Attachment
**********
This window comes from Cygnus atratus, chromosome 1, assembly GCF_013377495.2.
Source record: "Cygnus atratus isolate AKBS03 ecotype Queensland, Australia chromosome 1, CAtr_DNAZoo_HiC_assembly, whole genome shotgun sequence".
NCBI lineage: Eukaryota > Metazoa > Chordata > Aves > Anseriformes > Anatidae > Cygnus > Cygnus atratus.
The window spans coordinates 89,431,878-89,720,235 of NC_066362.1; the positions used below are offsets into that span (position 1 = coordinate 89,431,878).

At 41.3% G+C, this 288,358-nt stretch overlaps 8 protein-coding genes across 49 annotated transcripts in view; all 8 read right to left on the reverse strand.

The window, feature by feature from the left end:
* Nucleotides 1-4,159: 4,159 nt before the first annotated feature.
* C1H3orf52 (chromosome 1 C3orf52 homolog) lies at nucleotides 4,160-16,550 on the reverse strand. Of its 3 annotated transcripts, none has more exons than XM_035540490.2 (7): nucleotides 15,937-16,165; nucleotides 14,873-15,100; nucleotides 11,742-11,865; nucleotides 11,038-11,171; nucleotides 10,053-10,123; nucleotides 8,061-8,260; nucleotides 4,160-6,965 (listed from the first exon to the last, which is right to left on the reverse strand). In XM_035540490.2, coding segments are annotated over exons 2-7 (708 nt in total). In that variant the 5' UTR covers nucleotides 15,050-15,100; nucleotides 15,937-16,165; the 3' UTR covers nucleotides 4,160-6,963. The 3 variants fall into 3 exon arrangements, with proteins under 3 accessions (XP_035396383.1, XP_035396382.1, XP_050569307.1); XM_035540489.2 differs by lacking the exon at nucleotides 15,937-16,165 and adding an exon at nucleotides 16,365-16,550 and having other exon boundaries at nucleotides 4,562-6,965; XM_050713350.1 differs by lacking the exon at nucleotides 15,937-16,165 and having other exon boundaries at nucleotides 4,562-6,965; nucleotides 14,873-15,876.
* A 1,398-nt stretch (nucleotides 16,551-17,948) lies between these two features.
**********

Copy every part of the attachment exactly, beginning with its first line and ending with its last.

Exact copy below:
This window comes from Cygnus atratus, chromosome 1, assembly GCF_013377495.2.
Source record: "Cygnus atratus isolate AKBS03 ecotype Queensland, Australia chromosome 1, CAtr_DNAZoo_HiC_assembly, whole genome shotgun sequence".
NCBI lineage: Eukaryota > Metazoa > Chordata > Aves > Anseriformes > Anatidae > Cygnus > Cygnus atratus.
The window spans coordinates 89,431,878-89,720,235 of NC_066362.1; the positions used below are offsets into that span (position 1 = coordinate 89,431,878).

At 41.3% G+C, this 288,358-nt stretch overlaps 8 protein-coding genes across 49 annotated transcripts in view; all 8 read right to left on the reverse strand.

The window, feature by feature from the left end:
* Nucleotides 1-4,159: 4,159 nt before the first annotated feature.
* C1H3orf52 (chromosome 1 C3orf52 homolog) lies at nucleotides 4,160-16,550 on the reverse strand. Of its 3 annotated transcripts, none has more exons than XM_035540490.2 (7): nucleotides 15,937-16,165; nucleotides 14,873-15,100; nucleotides 11,742-11,865; nucleotides 11,038-11,171; nucleotides 10,053-10,123; nucleotides 8,061-8,260; nucleotides 4,160-6,965 (listed from the first exon to the last, which is right to left on the reverse strand). In XM_035540490.2, coding segments are annotated over exons 2-7 (708 nt in total). In that variant the 5' UTR covers nucleotides 15,050-15,100; nucleotides 15,937-16,165; the 3' UTR covers nucleotides 4,160-6,963. The 3 variants fall into 3 exon arrangements, with proteins under 3 accessions (XP_035396383.1, XP_035396382.1, XP_050569307.1); XM_035540489.2 differs by lacking the exon at nucleotides 15,937-16,165 and adding an exon at nucleotides 16,365-16,550 and having other exon boundaries at nucleotides 4,562-6,965; XM_050713350.1 differs by lacking the exon at nucleotides 15,937-16,165 and having other exon boundaries at nucleotides 4,562-6,965; nucleotides 14,873-15,876.
* A 1,398-nt stretch (nucleotides 16,551-17,948) lies between these two features.